The incident was disclosed on October 14 by the customs office in Munich, which stated that the three-foot-long alligator is currently healthy and being cared for, as reported by the Süddeutsche Zeitung in Munich.
The alligator was discovered by airport personnel after the suitcase was X-rayed, according to Süddeutsche Zeitung. The animal was set free by customs officials and a veterinarian, as reported by the outlet.
The alligator was wrapped in cling film with a hole cut near its snout so it could breathe, according to Süddeutsche Zeitung. According to the source, the alligator’s life was in “imminent danger” and the veterinarian offered treatment.
The 42-year-old man traveling with the alligator is suspected of violating local species protection and animal welfare rules, according to the publication.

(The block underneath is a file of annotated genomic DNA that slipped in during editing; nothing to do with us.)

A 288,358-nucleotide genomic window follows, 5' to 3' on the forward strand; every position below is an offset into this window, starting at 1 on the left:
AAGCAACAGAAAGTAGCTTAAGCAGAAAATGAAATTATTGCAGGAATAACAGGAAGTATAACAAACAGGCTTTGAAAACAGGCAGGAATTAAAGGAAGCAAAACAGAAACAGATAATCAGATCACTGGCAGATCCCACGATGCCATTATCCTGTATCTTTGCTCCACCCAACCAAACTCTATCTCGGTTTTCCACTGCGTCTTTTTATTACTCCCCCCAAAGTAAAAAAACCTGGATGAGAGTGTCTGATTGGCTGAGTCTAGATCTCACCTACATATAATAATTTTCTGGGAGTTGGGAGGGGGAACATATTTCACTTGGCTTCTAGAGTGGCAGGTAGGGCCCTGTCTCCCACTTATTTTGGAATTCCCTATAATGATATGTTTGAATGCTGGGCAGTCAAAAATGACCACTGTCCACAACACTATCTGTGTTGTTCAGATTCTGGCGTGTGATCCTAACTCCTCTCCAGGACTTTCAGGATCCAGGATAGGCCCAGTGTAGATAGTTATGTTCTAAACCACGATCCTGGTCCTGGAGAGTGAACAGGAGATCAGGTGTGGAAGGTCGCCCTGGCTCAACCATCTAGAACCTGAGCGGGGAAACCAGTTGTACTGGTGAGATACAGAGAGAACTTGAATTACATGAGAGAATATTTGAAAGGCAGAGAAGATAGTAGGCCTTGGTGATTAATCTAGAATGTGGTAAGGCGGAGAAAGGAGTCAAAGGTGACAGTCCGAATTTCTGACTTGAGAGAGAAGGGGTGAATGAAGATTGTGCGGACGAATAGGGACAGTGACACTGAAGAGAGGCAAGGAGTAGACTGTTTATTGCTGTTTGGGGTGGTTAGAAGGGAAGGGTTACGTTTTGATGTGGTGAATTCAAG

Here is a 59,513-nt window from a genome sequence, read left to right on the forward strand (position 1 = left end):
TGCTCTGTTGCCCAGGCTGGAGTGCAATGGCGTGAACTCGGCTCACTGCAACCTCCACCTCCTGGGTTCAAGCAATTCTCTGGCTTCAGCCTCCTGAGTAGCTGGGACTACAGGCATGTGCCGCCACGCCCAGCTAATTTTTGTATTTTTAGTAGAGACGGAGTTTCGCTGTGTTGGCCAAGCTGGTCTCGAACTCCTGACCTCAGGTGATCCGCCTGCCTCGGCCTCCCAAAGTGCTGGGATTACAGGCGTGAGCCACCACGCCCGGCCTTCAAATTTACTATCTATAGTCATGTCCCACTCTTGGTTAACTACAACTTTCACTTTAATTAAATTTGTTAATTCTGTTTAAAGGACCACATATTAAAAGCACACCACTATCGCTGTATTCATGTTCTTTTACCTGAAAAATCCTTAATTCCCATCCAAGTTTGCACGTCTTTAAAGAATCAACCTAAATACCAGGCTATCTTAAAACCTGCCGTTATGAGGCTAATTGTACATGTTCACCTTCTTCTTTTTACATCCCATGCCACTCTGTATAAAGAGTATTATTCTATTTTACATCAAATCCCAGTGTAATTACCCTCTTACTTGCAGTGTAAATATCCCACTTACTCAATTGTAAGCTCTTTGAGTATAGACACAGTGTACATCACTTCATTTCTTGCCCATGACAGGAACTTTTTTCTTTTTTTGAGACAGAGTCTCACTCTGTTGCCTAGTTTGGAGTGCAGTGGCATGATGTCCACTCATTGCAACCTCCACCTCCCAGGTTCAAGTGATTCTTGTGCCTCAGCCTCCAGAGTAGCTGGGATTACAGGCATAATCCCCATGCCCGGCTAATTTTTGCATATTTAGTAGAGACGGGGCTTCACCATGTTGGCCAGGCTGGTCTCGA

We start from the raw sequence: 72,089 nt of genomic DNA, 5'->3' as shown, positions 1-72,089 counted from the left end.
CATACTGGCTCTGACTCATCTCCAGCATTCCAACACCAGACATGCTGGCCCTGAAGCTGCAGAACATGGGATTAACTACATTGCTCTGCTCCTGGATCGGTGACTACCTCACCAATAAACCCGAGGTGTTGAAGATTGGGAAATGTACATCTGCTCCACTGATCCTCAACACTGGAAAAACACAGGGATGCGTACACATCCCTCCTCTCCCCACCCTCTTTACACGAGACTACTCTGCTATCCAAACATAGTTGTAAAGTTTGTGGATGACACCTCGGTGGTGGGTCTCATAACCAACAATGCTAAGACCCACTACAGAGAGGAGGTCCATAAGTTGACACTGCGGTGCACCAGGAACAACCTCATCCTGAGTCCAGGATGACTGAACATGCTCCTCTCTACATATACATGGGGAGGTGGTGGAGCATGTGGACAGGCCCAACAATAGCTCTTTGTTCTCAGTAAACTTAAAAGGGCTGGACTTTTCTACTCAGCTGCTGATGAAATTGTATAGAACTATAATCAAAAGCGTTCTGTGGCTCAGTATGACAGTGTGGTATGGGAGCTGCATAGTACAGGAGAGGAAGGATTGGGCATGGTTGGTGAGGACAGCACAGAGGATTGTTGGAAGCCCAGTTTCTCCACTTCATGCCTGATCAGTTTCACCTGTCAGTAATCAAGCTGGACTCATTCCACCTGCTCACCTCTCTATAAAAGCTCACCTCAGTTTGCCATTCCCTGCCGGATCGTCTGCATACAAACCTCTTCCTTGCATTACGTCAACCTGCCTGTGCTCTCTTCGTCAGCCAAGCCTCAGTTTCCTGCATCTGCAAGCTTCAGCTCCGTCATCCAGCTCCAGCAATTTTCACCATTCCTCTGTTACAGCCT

According to the Süddeutsche Zeitung, he was permitted to fly to Singapore after making a five-digit security deposit and surrendering his cell phone in Munich.
The Straits Times (Singapore) reported that authorities in Munich have no information regarding whether or not the traveler attempted to smuggle the alligator.
The Munich Airport and Munich Customs Office did not reply immediately to calls for comment from Insider.
According to the Süddeutsche Zeitung, customs officials have stated that albino alligators can command prices of up to $75,000 in certain places. One animal expert informed The Straits Times that the animal can be sold on the underground market for up to $1.4 million.
According to the latest World Wildlife Crime Report by the United Nations Office on Drugs and Crime, or UNODC, Asia is the primary destination or transit destination for the illegal reptile trade, with China and Malaysia being the top two countries where live reptiles are seized after being transported from abroad.
Notably, alligators are not among the top 10 species traded on the black market, with only 7.6% of reptiles captured being crocodilians, as reported by the UNODC.